Despite an agenda that looked like it could sustain 15 minutes of meeting, the members of the Planning Board spent about an hour discussing the confluence of their responsibilities with bylaws and other boards and commissions.
Of particular note was SRPEDD. This stands for Southeastern Regional Planning & Economic Development District. The agency was developed to serve 27 cities and towns in the region for land use, transportation, economic and environmental planning. It serves over a half million people in 808 square miles.
John Mathieu shared with the other members that during his recent meetings with SRPEDD’s Grant King precise detailed mapping of Mattapoisett is now available. From this Mathieu said they could overlay zoning maps and plans such as those being drawn up by the Open Space committee to better assess land use options. With all of this data, the lay of the land for Mattapoisett’s planners becomes easier to see allowing better land use for master plans and future generations.
Of particular interest to the Planning Board are areas that could generate revenue for the town. Ron Merlo and Mathieu concurred that “Mattapoisett is built out.” With very little in the way of parcels zoned for business, Mathieu wants the board to take a deeper dive into the current areas zoned as business districts. This, along with developing and updating bylaws, is sorely needed, it was pointed out. The current set of bylaws was last written thirteen years ago.
Mathieu suggested that the area from Fairhaven to Aucoot Road on Route 6 “should be re-zoned all business … maybe for cottage industries or light commercial … there is no space left for businesses.” He added that “our zoning bylaws need to be addressed; we need some smart planning.”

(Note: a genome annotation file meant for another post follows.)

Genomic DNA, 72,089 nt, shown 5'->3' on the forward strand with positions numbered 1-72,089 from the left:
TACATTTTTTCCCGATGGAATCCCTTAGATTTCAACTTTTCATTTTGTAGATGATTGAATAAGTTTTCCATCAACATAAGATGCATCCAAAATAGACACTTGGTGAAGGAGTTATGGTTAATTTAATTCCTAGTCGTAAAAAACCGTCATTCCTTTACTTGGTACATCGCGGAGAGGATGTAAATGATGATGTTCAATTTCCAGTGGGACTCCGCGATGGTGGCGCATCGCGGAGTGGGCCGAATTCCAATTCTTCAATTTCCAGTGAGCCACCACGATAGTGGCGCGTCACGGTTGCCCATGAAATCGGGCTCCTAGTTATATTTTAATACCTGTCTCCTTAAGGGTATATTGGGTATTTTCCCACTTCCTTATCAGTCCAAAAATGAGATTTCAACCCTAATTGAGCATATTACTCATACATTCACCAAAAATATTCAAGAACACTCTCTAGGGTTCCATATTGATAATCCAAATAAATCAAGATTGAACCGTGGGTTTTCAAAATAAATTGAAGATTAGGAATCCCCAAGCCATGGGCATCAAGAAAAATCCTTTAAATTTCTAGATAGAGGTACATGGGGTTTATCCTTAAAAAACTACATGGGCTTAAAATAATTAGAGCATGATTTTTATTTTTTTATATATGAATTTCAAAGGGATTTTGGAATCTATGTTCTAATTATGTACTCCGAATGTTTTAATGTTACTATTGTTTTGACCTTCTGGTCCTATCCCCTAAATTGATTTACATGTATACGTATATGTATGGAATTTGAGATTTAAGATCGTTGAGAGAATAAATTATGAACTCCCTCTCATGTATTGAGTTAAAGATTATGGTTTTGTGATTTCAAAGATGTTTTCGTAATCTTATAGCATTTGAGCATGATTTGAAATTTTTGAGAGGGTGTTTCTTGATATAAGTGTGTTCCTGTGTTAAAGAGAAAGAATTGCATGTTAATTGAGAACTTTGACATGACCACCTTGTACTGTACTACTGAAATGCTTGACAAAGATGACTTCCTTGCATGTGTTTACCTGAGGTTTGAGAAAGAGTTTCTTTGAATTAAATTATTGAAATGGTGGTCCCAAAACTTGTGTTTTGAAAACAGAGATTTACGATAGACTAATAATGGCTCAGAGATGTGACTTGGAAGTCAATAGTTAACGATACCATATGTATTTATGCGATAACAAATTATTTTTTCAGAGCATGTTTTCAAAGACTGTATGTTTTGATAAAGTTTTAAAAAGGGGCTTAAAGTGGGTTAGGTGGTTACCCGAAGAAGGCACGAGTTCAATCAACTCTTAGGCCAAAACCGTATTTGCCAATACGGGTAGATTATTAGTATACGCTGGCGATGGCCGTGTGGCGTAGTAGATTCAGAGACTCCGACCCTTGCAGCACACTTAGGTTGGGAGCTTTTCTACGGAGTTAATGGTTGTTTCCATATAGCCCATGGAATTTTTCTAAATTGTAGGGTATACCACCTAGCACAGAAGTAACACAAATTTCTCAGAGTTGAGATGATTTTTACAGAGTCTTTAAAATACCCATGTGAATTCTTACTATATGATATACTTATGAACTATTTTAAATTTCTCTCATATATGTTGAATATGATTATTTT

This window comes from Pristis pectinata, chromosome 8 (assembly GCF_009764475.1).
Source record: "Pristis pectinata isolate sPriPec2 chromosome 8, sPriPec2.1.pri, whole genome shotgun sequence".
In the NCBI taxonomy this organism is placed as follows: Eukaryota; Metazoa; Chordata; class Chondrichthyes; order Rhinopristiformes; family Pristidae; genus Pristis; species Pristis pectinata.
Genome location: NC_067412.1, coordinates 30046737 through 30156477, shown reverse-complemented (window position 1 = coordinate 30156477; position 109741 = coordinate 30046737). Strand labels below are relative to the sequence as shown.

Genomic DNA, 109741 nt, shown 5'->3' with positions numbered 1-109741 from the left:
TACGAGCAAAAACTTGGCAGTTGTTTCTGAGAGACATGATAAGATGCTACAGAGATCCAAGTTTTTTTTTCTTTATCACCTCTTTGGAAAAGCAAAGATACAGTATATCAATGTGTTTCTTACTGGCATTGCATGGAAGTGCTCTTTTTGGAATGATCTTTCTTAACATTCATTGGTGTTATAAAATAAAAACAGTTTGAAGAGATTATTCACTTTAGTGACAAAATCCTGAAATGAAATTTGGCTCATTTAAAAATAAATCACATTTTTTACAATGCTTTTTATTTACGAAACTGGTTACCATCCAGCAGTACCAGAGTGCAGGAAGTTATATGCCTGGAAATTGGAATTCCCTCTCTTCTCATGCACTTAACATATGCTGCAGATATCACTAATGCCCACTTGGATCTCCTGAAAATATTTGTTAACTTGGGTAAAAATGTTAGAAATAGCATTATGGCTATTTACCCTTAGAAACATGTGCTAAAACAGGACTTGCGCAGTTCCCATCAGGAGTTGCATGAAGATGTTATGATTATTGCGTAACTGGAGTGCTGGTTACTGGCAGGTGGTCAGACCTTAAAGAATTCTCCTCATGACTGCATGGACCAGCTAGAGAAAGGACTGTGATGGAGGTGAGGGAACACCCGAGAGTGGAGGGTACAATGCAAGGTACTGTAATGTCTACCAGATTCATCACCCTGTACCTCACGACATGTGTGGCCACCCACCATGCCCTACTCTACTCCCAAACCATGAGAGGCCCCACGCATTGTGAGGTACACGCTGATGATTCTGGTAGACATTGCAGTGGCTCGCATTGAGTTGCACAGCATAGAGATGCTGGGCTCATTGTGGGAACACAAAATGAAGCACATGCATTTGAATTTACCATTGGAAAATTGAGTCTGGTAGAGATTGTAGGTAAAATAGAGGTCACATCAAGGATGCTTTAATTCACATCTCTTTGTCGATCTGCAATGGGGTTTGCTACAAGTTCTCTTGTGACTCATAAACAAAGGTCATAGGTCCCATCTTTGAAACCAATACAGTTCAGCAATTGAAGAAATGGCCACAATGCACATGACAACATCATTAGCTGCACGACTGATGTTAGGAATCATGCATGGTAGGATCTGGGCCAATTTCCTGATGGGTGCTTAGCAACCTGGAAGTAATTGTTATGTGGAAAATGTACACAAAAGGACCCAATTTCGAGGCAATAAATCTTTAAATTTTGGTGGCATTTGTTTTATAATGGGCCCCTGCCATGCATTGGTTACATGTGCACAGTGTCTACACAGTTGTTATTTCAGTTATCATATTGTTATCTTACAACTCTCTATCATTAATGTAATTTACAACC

Regarding open space and watershed areas Merlo commented, “we’ve done well protecting land, but we’ve also removed the taxes.”
SRPEDD’s mapping shows that nearly 30% of all landmass in Mattapoisett is either wetlands, been purchased for open space, is state protected, or part of the Buzzards Bay Coalition and watershed areas.
In discussing bylaws, Karen Field asked, “if you are going to allow solar energy, are you going to allow wind also?” Neighboring Marion’s current scrutiny of solar energy and land use bylaws was noted, along with Mattapoisett’s recent approval of the industrial-scale solar farm scheduled for Tinkham Hill Road off North Street. Mathieu questioned, “Do we have several types of permits?”
This spurred the conversation toward the subject of which board has responsibility for special permits with Mathieu commenting that in conversations he has had with other boards, he believed the Planning Board should be the granting authority for most special use permits.
“We need to work on these things,” Merlo interjected. “We have a clean slate.”
The one agenda item the board heard earlier in the evening regarding a large Maple Tree on Beacon Street was postponed until June 3 to allow for public comment should the tree need to be removed. Beacon Street is a scenic byway.
And one other issue discussed was the necessity to seek legal counsel for action on the paving of Ocean Breeze, which was mandated as part of the development’s order of conditions. The required paving has not been completed in spite of a four-year time period having transpired. Merlo said, “the four residents pay taxes and they deserve a paved road.” The members approved a motion to seek legal action against the developer, Scott Snow, for the paving and the installation of a streetlight.
Minutes from the previous meeting were approved without correction, and the next meeting is set for June 3.
By Marilou Newell